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Excerpt from "Topology Without Tears" (Sidney Morris). enter image description here

In the above example, how is it that $f^{-1}((1,3)) = (2,3]$ ? Here is my understanding, kindly correct the misconceptions. The inverse for $(2,4]$ is not defined. The inverse is as below. $$f^{-1}(y)=\begin{cases} y+1 & \text { if } y \le 2\\ 2y-5 & \text{ if } y \gt 4\\ \end{cases}$$ So, if I have to find out for example, $f^{-1}(2\frac{1}{2})$, how do I do it? When does $f^{-1}(y)$ give me $3$ (to justify the $3$ in $(2,3]$ ) ?

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The inverse image $f^{-1}(S)$ refers to the set $$\{x \in \Bbb{R} : f(x) \in S\}$$ This would mean that $$f^{-1}(\{2\frac{1}{2}\}) = \emptyset$$ We also have, $$f^{-1}(1, 3) = \{x \in S : 1 < f(x) < 3\},$$ which is true precisely for $2 < x \le 3$. There's no requirement that there be some $x$ such that $f(x) = 2.5$; just so long as it's less than $3$.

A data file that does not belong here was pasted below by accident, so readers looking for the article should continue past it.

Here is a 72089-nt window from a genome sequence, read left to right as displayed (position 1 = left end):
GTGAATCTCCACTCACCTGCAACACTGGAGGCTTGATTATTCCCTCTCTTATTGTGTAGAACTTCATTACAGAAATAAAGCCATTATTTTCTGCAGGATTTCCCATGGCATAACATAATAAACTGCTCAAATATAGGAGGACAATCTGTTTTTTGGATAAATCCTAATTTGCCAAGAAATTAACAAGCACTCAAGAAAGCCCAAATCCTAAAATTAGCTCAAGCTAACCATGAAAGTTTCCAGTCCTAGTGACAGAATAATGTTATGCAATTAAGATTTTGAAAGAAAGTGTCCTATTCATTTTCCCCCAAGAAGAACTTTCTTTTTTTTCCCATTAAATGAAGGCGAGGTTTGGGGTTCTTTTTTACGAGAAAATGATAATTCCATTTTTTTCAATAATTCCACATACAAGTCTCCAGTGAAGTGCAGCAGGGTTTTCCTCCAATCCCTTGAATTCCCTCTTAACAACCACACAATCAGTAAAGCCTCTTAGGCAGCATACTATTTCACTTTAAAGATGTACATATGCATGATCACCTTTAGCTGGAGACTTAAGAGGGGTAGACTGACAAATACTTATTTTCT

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  • If $x>3$ we have that $f(x) = \frac{1}{2}(x+5) > \frac{1}{2} \cdot 8 = 4$ and so $f(x) \notin (1,3)$.

  • If $2< x \le 3$ we have that $f(x)=x-1 \in (1,2] \subseteq (1,3)$ and

  • If $x \le 2$, $f(x)=x-1 \le 1$,so $f(x) \notin (1,3)$

Hence $f^{-1}((1,3) = \{x: f(x) \in (1,3) \} = (2,3]$, as we covered all options for $x$.

Inverse image is not "image under a (non-existent) inverse function". For example: if $f: \mathbb{R} \to \mathbb{R}$ is the function that is constant with value $2$, then $f^{-1}(\{2\}) = \mathbb{R}$ and $f^{-1}(\{1\}) = \emptyset$. We are talking about inverse images of sets, not of points.

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